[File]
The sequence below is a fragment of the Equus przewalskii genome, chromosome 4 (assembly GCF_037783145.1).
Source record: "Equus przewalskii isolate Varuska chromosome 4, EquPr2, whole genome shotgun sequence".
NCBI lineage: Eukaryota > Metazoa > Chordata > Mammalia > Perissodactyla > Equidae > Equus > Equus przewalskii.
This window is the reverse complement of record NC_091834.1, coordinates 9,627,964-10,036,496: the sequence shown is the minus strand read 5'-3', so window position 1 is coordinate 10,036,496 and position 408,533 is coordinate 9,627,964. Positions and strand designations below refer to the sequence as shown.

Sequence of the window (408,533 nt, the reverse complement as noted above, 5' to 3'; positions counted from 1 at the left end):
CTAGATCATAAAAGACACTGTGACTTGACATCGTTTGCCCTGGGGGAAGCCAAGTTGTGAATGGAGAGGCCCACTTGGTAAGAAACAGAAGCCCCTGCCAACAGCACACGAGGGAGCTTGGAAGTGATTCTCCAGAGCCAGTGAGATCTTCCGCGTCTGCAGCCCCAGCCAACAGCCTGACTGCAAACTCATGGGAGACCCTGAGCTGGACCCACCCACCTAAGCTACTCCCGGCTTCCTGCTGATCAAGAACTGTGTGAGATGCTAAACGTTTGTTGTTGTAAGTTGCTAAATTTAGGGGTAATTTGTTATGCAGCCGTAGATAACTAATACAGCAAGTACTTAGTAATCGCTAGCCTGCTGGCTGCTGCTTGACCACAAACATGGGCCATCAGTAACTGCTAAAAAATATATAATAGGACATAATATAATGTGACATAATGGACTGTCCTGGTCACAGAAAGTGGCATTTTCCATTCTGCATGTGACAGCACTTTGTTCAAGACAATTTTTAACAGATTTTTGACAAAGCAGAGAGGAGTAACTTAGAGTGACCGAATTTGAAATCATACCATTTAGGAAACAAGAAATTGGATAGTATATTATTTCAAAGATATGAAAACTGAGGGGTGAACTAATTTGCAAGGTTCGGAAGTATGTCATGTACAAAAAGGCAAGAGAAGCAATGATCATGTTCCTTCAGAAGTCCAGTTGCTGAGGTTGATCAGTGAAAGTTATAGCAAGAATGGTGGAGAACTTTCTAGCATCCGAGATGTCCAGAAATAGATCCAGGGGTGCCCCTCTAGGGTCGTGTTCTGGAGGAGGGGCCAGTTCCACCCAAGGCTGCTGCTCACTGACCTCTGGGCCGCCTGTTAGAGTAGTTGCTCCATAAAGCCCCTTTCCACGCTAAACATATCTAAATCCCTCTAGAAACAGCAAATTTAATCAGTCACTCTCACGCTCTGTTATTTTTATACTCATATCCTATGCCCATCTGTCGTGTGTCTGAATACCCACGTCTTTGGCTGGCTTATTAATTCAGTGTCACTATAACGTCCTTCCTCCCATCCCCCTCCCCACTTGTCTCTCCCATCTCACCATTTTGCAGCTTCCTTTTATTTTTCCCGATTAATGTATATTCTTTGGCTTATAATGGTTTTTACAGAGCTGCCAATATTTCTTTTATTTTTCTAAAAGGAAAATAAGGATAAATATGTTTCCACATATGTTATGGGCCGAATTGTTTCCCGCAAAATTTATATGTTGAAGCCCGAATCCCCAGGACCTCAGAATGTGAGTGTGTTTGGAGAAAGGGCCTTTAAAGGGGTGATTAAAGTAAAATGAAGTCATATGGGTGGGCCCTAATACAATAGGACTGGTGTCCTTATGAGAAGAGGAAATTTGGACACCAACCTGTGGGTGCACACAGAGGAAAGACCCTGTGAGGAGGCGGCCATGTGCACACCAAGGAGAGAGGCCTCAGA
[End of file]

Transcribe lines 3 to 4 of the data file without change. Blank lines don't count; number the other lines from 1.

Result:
NCBI lineage: Eukaryota > Metazoa > Chordata > Mammalia > Perissodactyla > Equidae > Equus > Equus przewalskii.
This window is the reverse complement of record NC_091834.1, coordinates 9,627,964-10,036,496: the sequence shown is the minus strand read 5'-3', so window position 1 is coordinate 10,036,496 and position 408,533 is coordinate 9,627,964. Positions and strand designations below refer to the sequence as shown.